It’s been a big month for the global leader in music streaming: Three weeks after going public via a direct listing on the New York Stock Exchange, Spotify held an event today (April 24) at Manhattan’s Gramercy Theater to unveil upgrades and improvements to the free, ad-supported tier of its streaming service.
During an hour-long presentation, Spotify’s chief R&D officer Gustav Söderström, vp product development Babar Zafar and global head of creator services Troy Carter outlined the company’s multi-pronged upgrades, which give its 90 million-plus “freemium” users around the global greater control and a simpler interface when browsing and listening to the service’s 35 million licensed tracks, as well as new controls to help them manage the data that streaming takes up on mobile phones.
Specifically, Spotify is giving freemium users access to 15 playlists — including its algorithmic personalized playlists like Discover Weekly and daily mixes, as well as relevant editorial playlists like RapCaviar based on listeners’ tastes — that can be played in any order with no skips, and will include brand new releases as well. (Previously, free users were limited to a shuffle mode.) In addition, an overhaul of users’ home pages simplifies and strips down the interface, offering relevant playlists and recommendations right away, which will improve in accuracy, the company says, the more users listen, like and follow artists and songs.
“Previously, personalization took too long to kick in,” Zafar said, noting that new users who download the app will be asked right away to identify their favorite artists, meaning that recommendations begin immediately, rather than gradually after a period of listening activity. “We have accelerated our ability to understand what people want to hear.”
That also means an upgrade to how playlists are made and created, with an eye towards taking the appeal of radio out of the equation. Zafar introduced a tool called “assisted playlisting,” that allows users to type in an event or mood — “birthday party” was the example used — and receive “contextual recommendations relevant to your music tastes,” which will be continually-updated as users add songs to the playlist.
In the redesign, the “radio” tab has disappeared, replaced by a “premium” tab that gives users an overview of what they can expect from the premium experience. Söderström and Zafar both emphasized that, with the tweaks to how playlists are created, Spotify can now offer “a better solution for that specific use case, which is, ‘I want to easily play music,'” as Zafar put it. Addressing a question about advertising, which will remain largely the same on the free tier, Söderström said, “The reason we have the ads in there, just as terrestrial radio, is to fund this tier and to monetize it. But,” he added, “creators actually get paid.”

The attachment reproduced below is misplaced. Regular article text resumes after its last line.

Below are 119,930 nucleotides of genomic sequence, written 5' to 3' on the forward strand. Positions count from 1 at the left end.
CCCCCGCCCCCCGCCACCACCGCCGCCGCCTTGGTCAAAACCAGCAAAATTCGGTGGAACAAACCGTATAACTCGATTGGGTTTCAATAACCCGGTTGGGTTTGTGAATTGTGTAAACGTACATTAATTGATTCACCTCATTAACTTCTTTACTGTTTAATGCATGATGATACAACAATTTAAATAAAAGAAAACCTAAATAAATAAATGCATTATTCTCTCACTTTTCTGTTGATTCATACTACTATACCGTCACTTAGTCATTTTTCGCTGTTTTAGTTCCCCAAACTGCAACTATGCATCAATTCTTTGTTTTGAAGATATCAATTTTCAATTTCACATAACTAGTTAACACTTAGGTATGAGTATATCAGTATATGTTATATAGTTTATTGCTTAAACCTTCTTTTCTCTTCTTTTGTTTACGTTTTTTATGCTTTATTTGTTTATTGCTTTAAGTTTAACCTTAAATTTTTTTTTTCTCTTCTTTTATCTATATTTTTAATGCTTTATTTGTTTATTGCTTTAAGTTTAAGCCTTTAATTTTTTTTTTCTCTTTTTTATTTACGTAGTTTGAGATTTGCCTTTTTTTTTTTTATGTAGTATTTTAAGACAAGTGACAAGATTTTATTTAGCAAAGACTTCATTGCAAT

Carter, in his remarks, revealed that Spotify has paid out €8 billion to rights holders (appx $9.8 billion at today’s conversion rate), and put a more finely-tuned point on what the company can accomplish with the upgrade. “Our ad-supported service functions like the biggest radio station in the world,” he said, noting that “10 billion times a month, listeners across both Spotify and Spotify premium stream a new artist they’ve never heard before.” He also pointed out that 71 percent of Spotify’s monthly active users — 157 million worldwide — are under the age of 34. “This makes the free product that much more important for artists,” Carter said. “There are millions of music fans who can’t afford $9.99 a month. But that doesn’t mean they aren’t music fans. Artists can’t afford to ignore that audience.”
Overall, Söderström emphasized the growth opportunities, both for Spotify itself and for the music industry at large. And he added that, with 7 billion people in the world, 2 billion of whom are on social media and 1.3 billion of whom own smart phones, it’s noteworthy that no streaming service has cracked the 100 million mark of paid subscribers.
“We don’t think of ourselves as the R&D department of Spotify, we think of ourselves as the R&D department of the music industry,” he said, emphasizing that the service is still small when compared to the scale of broadcast radio, which does not pay royalties in the United States. “We believe the music industry is way too small,” he added. “We believe it’s going to be bigger than it ever was before.”
In a press release accompanying the announcement, Zafar added, “This is the beginning of an evolution for Spotify and we will continue to make improvements that mirror our customers’ needs. This is not only about giving users a more customized free experience from the day they sign up, but giving them more control over their listening experience so they can easily find and stream their favorites anytime, from anywhere.”
So what comes next? Spotify said the new freemium experience will be rolling out globally on Apple and Android to all markets in the coming weeks. And, though the company is in a “quiet period” meaning that its executives were not able to speak about financials related to its direct listing or future products on the way, Söderström did reveal that Spotify was investing in voice technology, which he called “a big opportunity.”
“We’re focusing on scale,” Carter said. “The bigger we get, the more we pay out to rights holders.”